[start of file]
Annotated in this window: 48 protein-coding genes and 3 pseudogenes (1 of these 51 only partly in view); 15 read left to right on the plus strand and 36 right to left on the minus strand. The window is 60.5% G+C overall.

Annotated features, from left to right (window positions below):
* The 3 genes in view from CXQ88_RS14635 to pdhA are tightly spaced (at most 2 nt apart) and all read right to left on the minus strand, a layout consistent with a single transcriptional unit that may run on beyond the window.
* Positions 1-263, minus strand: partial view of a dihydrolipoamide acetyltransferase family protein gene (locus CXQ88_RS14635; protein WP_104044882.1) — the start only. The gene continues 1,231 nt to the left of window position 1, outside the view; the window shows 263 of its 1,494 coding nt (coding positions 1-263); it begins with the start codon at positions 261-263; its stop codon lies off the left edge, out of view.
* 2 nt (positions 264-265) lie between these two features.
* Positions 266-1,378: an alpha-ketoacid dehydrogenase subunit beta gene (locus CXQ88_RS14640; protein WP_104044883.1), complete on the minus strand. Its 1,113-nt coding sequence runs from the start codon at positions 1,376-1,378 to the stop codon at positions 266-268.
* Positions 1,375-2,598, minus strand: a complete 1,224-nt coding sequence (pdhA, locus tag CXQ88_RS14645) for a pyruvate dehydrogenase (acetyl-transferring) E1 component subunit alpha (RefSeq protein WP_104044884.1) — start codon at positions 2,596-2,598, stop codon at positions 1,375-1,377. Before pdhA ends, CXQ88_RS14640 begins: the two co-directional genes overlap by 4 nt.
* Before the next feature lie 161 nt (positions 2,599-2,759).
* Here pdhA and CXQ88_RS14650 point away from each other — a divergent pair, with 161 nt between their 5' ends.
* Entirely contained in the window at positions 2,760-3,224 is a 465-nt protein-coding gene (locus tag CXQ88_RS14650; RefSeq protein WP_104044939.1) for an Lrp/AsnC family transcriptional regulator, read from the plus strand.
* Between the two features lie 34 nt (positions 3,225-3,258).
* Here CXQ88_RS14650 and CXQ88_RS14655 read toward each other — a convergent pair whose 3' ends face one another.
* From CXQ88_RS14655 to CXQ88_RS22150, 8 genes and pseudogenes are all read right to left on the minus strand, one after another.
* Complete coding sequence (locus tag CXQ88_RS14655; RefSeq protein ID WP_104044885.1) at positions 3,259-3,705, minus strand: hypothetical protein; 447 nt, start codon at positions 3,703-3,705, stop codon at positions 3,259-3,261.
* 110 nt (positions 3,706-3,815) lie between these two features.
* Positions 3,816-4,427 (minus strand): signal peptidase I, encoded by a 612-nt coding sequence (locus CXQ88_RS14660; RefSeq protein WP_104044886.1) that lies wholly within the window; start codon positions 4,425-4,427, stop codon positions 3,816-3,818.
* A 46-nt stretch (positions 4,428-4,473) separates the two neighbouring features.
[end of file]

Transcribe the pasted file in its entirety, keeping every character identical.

Annotated in this window: 48 protein-coding genes and 3 pseudogenes (1 of these 51 only partly in view); 15 read left to right on the plus strand and 36 right to left on the minus strand. The window is 60.5% G+C overall.

Annotated features, from left to right (window positions below):
* The 3 genes in view from CXQ88_RS14635 to pdhA are tightly spaced (at most 2 nt apart) and all read right to left on the minus strand, a layout consistent with a single transcriptional unit that may run on beyond the window.
* Positions 1-263, minus strand: partial view of a dihydrolipoamide acetyltransferase family protein gene (locus CXQ88_RS14635; protein WP_104044882.1) — the start only. The gene continues 1,231 nt to the left of window position 1, outside the view; the window shows 263 of its 1,494 coding nt (coding positions 1-263); it begins with the start codon at positions 261-263; its stop codon lies off the left edge, out of view.
* 2 nt (positions 264-265) lie between these two features.
* Positions 266-1,378: an alpha-ketoacid dehydrogenase subunit beta gene (locus CXQ88_RS14640; protein WP_104044883.1), complete on the minus strand. Its 1,113-nt coding sequence runs from the start codon at positions 1,376-1,378 to the stop codon at positions 266-268.
* Positions 1,375-2,598, minus strand: a complete 1,224-nt coding sequence (pdhA, locus tag CXQ88_RS14645) for a pyruvate dehydrogenase (acetyl-transferring) E1 component subunit alpha (RefSeq protein WP_104044884.1) — start codon at positions 2,596-2,598, stop codon at positions 1,375-1,377. Before pdhA ends, CXQ88_RS14640 begins: the two co-directional genes overlap by 4 nt.
* Before the next feature lie 161 nt (positions 2,599-2,759).
* Here pdhA and CXQ88_RS14650 point away from each other — a divergent pair, with 161 nt between their 5' ends.
* Entirely contained in the window at positions 2,760-3,224 is a 465-nt protein-coding gene (locus tag CXQ88_RS14650; RefSeq protein WP_104044939.1) for an Lrp/AsnC family transcriptional regulator, read from the plus strand.
* Between the two features lie 34 nt (positions 3,225-3,258).
* Here CXQ88_RS14650 and CXQ88_RS14655 read toward each other — a convergent pair whose 3' ends face one another.
* From CXQ88_RS14655 to CXQ88_RS22150, 8 genes and pseudogenes are all read right to left on the minus strand, one after another.
* Complete coding sequence (locus tag CXQ88_RS14655; RefSeq protein ID WP_104044885.1) at positions 3,259-3,705, minus strand: hypothetical protein; 447 nt, start codon at positions 3,703-3,705, stop codon at positions 3,259-3,261.
* 110 nt (positions 3,706-3,815) lie between these two features.
* Positions 3,816-4,427 (minus strand): signal peptidase I, encoded by a 612-nt coding sequence (locus CXQ88_RS14660; RefSeq protein WP_104044886.1) that lies wholly within the window; start codon positions 4,425-4,427, stop codon positions 3,816-3,818.
* A 46-nt stretch (positions 4,428-4,473) separates the two neighbouring features.